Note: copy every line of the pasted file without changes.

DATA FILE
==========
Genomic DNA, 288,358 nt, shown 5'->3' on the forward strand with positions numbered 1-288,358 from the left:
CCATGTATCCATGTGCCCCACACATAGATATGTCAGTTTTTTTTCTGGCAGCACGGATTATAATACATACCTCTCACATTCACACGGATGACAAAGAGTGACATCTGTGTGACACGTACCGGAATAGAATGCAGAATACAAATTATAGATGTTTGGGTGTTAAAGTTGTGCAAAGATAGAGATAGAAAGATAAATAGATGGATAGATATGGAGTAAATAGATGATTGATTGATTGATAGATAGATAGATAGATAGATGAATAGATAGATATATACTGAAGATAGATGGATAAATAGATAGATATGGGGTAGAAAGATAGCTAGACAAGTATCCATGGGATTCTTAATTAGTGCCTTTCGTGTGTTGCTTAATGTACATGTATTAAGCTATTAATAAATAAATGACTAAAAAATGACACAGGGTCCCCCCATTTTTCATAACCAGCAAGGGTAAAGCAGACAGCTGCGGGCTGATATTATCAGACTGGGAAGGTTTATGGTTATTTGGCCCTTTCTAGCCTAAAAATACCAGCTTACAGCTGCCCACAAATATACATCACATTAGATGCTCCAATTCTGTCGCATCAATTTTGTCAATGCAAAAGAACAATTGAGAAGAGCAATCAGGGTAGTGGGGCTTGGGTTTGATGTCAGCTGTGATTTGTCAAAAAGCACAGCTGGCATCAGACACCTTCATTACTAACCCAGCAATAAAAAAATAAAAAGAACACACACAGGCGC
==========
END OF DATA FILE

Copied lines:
Genomic DNA, 288,358 nt, shown 5'->3' on the forward strand with positions numbered 1-288,358 from the left:
CCATGTATCCATGTGCCCCACACATAGATATGTCAGTTTTTTTTCTGGCAGCACGGATTATAATACATACCTCTCACATTCACACGGATGACAAAGAGTGACATCTGTGTGACACGTACCGGAATAGAATGCAGAATACAAATTATAGATGTTTGGGTGTTAAAGTTGTGCAAAGATAGAGATAGAAAGATAAATAGATGGATAGATATGGAGTAAATAGATGATTGATTGATTGATAGATAGATAGATAGATAGATGAATAGATAGATATATACTGAAGATAGATGGATAAATAGATAGATATGGGGTAGAAAGATAGCTAGACAAGTATCCATGGGATTCTTAATTAGTGCCTTTCGTGTGTTGCTTAATGTACATGTATTAAGCTATTAATAAATAAATGACTAAAAAATGACACAGGGTCCCCCCATTTTTCATAACCAGCAAGGGTAAAGCAGACAGCTGCGGGCTGATATTATCAGACTGGGAAGGTTTATGGTTATTTGGCCCTTTCTAGCCTAAAAATACCAGCTTACAGCTGCCCACAAATATACATCACATTAGATGCTCCAATTCTGTCGCATCAATTTTGTCAATGCAAAAGAACAATTGAGAAGAGCAATCAGGGTAGTGGGGCTTGGGTTTGATGTCAGCTGTGATTTGTCAAAAAGCACAGCTGGCATCAGACACCTTCATTACTAACCCAGCAATAAAAAAATAAAAAGAACACACACAGGCGC